- Just recalled a later interview on NPR with an engineer who said that was correct.  They did not expect the levees to give way.  They expected them to be topped by storm surge and waves.  Six of one, half dozen of another.

- I am not going to watch or listen to any of this today. Dreamed about it all last night.  Nothing we can do but get upset.

A.M.

Link to comment
Share on other sites

I share the frustration and the horror watching this happen.

And New Orleans is not the only place struck by this disaster, there are many other towns and other people devastated. I don't want to believe how badly these people are being helped -- how this administration has left them to drown. It's shameful. And even if the president and his advisors cannot be ashamed, I certainly am.

It didn't need to be this bad! If the administration had been listening to the Corps of Engineers and supporting them in doing their job, the situation would be different today. I get angry watching Bush out there shaking people's hands as if he cares, and at the amount of money it takes to make that happen. Let him hang in Texas, take all the money for security and equipment and such spent for that visit and actually help people! (Although I do understand, and can't deny the 'need' for him to visit personally.)

I do what little I can, both with my few resources to donate and with my political choices. But I know that today, for thousands and thousands of people, it's not enough.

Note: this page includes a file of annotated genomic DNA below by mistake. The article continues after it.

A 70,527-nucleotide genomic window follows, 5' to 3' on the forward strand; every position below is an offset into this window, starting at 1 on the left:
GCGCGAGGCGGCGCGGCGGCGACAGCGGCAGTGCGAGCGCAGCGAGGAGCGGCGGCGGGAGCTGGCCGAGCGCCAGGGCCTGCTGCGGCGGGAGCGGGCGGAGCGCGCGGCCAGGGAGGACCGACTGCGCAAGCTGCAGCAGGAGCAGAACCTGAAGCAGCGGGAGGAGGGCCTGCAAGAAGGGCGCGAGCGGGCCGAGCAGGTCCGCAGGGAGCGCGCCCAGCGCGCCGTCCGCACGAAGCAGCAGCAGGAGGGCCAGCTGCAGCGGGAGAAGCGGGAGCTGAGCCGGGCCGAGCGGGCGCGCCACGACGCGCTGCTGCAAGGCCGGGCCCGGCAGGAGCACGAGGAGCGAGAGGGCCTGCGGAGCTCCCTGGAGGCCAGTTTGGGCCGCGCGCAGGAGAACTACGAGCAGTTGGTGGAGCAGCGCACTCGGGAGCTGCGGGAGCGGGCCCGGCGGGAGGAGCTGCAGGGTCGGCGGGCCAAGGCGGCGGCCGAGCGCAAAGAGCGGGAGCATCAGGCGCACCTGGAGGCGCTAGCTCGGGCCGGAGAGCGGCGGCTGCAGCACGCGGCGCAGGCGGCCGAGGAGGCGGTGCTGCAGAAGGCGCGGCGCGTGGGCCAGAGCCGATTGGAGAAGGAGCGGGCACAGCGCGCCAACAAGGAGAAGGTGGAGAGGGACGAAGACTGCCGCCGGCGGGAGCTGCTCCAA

Fiona

Link to comment
Share on other sites

It really bothers me that I currently feel nothing.

<{POST_SNAPBACK}>

VE~

I totally know what you mean.  I worry about that kind of thing all the time.  As a singer, I need to be able to open up and feel things intensely in order to sing artistically.  The problem is that I would need to go off my meds and stop working so hard to keep myself un-depressed.  Then, I wouldn't be motivated to practice or anything.  I would just sit around all day eating and watching TV.  Sometimes everyone around me is really excited about something and I feel nothing.  I hate that feeling, but I guess it's a fair trade-off.

~CS

Link to comment
Share on other sites

Sorry for going totaly OT here, but I just had to share this.  It makes me want to laugh, cry, and break things.

From http://business.bostonherald.com/businessN...rticleid=100857

The federal official in charge of the bungled New Orleans rescue was fired from his last private-sector job overseeing horse shows.